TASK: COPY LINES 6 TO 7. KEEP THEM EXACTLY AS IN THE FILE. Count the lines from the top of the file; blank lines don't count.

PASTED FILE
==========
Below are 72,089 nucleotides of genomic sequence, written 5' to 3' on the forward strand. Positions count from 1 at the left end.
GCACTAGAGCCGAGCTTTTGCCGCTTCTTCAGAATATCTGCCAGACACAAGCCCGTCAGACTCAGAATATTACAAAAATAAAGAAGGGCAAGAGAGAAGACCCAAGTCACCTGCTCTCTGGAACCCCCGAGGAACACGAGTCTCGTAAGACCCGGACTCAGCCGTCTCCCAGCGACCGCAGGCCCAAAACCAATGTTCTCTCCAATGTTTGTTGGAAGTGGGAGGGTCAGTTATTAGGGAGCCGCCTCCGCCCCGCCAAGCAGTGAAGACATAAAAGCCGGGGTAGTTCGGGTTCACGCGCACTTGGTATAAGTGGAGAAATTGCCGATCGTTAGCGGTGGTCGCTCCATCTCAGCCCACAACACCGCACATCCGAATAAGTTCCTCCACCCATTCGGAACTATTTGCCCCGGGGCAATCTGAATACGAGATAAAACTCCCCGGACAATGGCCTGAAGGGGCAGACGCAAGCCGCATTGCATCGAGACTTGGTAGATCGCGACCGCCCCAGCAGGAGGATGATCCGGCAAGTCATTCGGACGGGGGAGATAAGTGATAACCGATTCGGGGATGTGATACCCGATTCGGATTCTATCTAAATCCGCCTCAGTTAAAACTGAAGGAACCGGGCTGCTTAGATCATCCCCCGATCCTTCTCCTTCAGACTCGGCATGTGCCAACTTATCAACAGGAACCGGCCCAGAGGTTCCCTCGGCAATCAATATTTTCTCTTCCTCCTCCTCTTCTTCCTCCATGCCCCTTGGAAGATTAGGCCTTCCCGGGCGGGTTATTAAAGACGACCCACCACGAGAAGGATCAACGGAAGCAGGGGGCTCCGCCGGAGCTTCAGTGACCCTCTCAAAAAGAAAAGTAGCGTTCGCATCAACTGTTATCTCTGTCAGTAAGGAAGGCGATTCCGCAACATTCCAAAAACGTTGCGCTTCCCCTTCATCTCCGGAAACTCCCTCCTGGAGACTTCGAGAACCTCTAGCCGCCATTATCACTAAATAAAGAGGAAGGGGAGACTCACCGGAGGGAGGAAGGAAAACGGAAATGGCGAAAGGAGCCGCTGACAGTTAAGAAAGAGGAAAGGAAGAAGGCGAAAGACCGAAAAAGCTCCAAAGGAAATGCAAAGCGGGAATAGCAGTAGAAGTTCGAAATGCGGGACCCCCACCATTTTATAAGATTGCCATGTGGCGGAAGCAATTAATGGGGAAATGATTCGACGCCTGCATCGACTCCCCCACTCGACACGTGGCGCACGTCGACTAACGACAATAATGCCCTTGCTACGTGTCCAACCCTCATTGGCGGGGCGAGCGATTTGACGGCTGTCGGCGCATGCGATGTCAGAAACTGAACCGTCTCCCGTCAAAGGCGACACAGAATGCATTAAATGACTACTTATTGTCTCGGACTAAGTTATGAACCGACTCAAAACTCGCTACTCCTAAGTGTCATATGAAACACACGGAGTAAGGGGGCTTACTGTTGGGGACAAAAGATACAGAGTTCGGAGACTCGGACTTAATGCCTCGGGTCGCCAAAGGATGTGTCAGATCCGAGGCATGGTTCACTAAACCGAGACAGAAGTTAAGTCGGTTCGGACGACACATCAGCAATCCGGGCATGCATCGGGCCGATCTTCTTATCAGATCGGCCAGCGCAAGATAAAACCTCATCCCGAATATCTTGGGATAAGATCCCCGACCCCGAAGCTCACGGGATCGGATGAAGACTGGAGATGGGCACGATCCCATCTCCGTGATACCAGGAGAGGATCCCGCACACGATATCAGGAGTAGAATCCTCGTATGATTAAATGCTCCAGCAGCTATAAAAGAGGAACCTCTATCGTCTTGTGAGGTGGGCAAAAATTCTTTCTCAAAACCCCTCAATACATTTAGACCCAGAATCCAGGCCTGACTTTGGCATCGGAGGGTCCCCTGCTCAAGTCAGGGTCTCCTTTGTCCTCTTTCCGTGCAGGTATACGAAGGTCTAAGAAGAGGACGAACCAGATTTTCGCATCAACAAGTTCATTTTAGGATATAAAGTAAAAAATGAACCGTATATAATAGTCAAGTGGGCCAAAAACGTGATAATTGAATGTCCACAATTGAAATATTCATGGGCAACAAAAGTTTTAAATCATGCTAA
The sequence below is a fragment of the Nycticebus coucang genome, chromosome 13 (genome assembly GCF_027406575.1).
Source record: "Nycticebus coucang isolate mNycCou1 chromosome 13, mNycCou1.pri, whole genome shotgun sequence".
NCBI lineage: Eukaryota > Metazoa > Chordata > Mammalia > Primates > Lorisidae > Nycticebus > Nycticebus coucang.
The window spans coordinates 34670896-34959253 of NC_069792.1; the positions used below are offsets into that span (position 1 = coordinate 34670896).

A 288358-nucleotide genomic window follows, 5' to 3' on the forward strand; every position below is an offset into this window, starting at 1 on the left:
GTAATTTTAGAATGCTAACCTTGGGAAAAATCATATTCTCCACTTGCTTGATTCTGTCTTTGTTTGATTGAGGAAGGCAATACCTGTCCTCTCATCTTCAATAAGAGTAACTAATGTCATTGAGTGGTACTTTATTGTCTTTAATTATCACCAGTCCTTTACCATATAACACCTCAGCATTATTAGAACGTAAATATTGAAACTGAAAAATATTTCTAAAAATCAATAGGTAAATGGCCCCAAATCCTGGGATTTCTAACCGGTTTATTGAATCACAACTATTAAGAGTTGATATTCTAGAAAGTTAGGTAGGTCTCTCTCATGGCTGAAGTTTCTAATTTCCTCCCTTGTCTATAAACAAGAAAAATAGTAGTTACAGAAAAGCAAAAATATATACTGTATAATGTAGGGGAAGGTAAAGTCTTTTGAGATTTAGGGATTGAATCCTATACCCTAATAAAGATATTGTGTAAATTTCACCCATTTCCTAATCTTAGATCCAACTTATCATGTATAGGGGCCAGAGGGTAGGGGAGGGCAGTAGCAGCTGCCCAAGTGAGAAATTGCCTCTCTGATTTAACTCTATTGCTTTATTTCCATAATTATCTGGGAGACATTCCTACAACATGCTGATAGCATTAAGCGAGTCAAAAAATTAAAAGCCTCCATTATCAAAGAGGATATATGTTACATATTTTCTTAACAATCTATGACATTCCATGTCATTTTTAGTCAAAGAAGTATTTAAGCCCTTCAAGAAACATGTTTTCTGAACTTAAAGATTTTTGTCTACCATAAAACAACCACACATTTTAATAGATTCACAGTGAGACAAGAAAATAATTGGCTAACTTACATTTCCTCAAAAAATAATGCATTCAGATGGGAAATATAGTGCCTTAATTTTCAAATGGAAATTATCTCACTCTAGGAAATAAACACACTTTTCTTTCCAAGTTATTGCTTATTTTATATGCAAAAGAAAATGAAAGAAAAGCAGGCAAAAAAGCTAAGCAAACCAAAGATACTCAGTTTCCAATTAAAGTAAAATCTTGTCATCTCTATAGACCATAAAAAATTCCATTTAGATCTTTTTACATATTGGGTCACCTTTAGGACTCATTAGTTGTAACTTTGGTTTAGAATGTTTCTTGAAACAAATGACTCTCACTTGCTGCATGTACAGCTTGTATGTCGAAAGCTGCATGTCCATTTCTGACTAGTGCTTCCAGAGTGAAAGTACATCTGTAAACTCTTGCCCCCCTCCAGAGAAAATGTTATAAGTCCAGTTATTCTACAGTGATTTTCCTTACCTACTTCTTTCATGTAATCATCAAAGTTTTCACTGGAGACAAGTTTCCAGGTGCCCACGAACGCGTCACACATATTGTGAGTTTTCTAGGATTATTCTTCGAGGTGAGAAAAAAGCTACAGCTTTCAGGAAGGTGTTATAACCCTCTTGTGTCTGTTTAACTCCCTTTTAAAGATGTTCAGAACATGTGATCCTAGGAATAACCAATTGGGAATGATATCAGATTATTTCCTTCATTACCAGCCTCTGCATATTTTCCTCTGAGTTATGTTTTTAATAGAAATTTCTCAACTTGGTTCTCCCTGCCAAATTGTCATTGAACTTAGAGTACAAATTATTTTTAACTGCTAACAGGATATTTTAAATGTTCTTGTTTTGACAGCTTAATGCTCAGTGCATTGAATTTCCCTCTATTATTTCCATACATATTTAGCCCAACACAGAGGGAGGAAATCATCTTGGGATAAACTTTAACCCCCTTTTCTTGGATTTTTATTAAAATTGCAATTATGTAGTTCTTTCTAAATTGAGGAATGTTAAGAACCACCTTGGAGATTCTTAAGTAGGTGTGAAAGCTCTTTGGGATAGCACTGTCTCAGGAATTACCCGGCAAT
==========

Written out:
The window spans coordinates 34670896-34959253 of NC_069792.1; the positions used below are offsets into that span (position 1 = coordinate 34670896).

A 288358-nucleotide genomic window follows, 5' to 3' on the forward strand; every position below is an offset into this window, starting at 1 on the left: